110 apollock 1.3 themselves, as professional development is something that
111     should never cease. It is also important to note that the
112     Codes state that members should encourage and support each
113     other in their personal development.
114     </P>
115 apollock 1.2 </DD>
116    
117     <DT><STRONG>Fairness, equality and objectivity</STRONG></DT>
118     <DD>
119 apollock 1.3 <P>
120     All of the societies Codes examined specifically refer to
121     conducting oneself in an indiscriminate manner. The ACS
122     <EM>Code of Professional Conduct and Professional
123 apollock 1.6 Practice</EM> states: "Be objective, impartial and free of
124     conflicts of interest in the performance of your professional
125     duties" (ACS: 2003). The ACM specifically states that
126     "equality, tolerance and respect for others are important and
127     that violations of this policy will not be tolerated" (ACM:
128     1992), in their Code of Ethics. The IEEE's Code of Ethics
129     also states that members agree to "treat fairly
130     all persons regardless of such factors as race, religion,
131     gender, disability, age or national origin" (IEEE: 1990).
132 apollock 1.3 </DD>
133    
134     <DT><STRONG>Promotion of the profession</STRONG></DT>
135     <DD>
136     <P>
137     Again, one could substitute the name of the profession for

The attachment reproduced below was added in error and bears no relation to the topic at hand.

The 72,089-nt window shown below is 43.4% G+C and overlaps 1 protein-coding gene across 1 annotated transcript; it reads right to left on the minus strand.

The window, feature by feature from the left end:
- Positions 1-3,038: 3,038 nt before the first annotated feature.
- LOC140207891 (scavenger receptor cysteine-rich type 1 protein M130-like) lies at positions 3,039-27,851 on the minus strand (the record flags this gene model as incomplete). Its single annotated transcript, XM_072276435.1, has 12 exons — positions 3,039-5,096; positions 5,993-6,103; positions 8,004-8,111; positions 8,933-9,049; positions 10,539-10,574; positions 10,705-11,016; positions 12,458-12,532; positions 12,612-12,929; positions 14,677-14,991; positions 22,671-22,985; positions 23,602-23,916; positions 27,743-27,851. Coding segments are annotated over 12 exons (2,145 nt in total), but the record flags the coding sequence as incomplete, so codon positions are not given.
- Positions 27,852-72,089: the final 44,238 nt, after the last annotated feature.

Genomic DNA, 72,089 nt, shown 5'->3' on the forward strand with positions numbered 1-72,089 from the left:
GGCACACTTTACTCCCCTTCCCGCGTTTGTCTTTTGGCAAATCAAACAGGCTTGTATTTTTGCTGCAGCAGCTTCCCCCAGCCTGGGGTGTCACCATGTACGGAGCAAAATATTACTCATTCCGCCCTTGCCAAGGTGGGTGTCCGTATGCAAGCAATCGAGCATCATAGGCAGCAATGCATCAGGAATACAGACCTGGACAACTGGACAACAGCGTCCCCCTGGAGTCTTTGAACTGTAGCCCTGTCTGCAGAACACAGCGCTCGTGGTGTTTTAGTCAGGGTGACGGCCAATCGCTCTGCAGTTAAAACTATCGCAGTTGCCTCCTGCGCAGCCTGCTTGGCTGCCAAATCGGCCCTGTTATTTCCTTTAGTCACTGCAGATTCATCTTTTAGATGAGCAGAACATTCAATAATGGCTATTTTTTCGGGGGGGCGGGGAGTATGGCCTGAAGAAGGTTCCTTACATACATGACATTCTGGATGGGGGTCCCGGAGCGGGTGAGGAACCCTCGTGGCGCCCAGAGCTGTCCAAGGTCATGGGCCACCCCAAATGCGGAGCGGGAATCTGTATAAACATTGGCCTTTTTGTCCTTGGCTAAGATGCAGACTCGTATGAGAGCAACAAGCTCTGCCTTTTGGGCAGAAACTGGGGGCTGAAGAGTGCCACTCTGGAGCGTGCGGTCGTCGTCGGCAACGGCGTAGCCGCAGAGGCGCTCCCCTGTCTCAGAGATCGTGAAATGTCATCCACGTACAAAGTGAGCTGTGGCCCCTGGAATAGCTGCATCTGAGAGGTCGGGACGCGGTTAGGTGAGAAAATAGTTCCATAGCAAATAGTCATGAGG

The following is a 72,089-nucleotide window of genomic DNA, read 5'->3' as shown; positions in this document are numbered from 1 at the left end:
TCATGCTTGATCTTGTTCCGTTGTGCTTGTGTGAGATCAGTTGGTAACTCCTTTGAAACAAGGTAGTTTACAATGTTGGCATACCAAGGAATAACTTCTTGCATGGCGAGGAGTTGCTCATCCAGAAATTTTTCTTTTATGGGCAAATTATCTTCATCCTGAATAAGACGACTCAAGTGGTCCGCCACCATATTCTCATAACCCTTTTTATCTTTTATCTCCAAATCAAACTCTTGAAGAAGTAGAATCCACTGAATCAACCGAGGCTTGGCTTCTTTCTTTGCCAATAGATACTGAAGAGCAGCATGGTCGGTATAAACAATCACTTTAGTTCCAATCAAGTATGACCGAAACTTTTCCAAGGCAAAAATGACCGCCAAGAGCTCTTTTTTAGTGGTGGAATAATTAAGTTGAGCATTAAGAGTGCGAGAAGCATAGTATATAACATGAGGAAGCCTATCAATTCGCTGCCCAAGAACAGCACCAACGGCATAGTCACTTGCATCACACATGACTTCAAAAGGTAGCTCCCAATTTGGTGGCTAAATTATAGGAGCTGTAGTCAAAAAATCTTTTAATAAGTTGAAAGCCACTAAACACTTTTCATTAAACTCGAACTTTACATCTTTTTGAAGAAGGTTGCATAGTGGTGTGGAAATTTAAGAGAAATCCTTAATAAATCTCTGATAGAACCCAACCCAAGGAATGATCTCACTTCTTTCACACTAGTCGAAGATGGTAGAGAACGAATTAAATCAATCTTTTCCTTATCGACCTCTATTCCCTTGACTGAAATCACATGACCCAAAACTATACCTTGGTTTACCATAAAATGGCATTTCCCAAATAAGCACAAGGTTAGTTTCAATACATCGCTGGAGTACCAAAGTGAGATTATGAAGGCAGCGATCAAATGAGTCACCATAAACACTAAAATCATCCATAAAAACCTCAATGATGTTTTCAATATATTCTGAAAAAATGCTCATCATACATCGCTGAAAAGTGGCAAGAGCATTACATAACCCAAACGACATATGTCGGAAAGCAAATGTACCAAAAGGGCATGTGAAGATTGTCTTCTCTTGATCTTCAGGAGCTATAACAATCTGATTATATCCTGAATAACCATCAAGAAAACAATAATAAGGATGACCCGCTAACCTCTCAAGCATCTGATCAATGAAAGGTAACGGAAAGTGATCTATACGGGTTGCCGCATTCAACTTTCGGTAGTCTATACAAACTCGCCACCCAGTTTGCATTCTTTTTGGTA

138     any other, however, the ACS Code of Ethics and Code of
139     Professional Conduct specifically mention promoting and
140     protecting the image, and professionalism of Information
141     Technology and the society in general.
142     </P>
143    
144     <P>
145     Naturally, any professional society is going to be an
146     advocacy body for that profession. One would expect to find
147     such promotion clauses in any professional society's Code of
148     Ethics.
149     </P>
150 apollock 1.2 </DD>
151     </DL>
152    
153     <H2>Principles specific to Information Technology</H2>
154     <P>
155     There are a number of other principles stated in the various Codes of
156     Conduct that are more specific to the field of Information Technology,
157     because of the technical nature of the profession, or because they
158     relate to technological ethical issues.
159     </P>
160    
161     <P>
162     <DL>